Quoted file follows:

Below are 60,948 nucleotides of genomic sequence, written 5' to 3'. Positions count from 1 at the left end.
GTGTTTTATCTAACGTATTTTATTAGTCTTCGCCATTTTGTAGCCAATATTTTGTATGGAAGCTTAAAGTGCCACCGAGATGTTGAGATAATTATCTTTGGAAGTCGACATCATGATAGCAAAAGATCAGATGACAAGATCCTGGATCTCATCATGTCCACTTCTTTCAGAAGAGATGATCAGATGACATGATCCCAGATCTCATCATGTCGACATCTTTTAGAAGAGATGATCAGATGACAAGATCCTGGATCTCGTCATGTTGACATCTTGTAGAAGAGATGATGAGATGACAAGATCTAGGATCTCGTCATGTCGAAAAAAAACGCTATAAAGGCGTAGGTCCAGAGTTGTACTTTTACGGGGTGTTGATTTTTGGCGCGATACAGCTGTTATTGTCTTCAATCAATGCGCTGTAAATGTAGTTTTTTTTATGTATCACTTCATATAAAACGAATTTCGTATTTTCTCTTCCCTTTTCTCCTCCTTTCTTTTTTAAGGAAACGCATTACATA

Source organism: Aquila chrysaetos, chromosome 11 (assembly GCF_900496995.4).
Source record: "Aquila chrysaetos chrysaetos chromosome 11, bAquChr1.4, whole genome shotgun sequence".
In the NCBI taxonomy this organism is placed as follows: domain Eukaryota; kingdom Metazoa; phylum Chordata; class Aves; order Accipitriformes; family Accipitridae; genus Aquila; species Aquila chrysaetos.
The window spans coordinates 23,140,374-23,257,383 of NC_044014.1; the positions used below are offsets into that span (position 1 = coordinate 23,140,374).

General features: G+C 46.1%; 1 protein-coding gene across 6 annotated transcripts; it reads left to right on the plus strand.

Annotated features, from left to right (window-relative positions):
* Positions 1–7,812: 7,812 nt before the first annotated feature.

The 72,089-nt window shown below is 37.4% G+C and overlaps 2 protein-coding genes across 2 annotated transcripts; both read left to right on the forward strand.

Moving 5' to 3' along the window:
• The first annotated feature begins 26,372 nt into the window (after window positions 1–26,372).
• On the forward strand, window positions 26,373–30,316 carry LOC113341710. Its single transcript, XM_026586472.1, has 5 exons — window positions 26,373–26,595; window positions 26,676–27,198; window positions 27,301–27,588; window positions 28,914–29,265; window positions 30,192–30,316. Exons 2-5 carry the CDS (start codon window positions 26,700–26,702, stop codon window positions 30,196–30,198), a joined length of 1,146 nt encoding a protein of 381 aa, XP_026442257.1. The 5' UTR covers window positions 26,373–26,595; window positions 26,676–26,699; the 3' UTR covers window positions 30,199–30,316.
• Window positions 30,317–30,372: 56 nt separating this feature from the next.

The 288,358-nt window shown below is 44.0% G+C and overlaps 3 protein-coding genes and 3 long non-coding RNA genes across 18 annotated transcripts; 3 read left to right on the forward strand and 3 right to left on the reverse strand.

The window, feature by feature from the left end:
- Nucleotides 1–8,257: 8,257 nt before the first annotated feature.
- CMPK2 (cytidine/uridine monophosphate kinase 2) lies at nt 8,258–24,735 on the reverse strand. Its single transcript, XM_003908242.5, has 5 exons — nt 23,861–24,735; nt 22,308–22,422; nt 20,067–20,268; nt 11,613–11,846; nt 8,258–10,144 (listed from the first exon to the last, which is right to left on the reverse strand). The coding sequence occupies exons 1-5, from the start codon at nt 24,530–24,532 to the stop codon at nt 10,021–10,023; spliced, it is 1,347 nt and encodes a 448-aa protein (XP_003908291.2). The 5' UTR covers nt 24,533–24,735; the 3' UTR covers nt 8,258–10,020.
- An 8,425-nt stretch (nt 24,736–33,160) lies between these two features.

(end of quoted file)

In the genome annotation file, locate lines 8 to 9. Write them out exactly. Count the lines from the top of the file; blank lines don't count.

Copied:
Annotated features, from left to right (window-relative positions):
* Positions 1–7,812: 7,812 nt before the first annotated feature.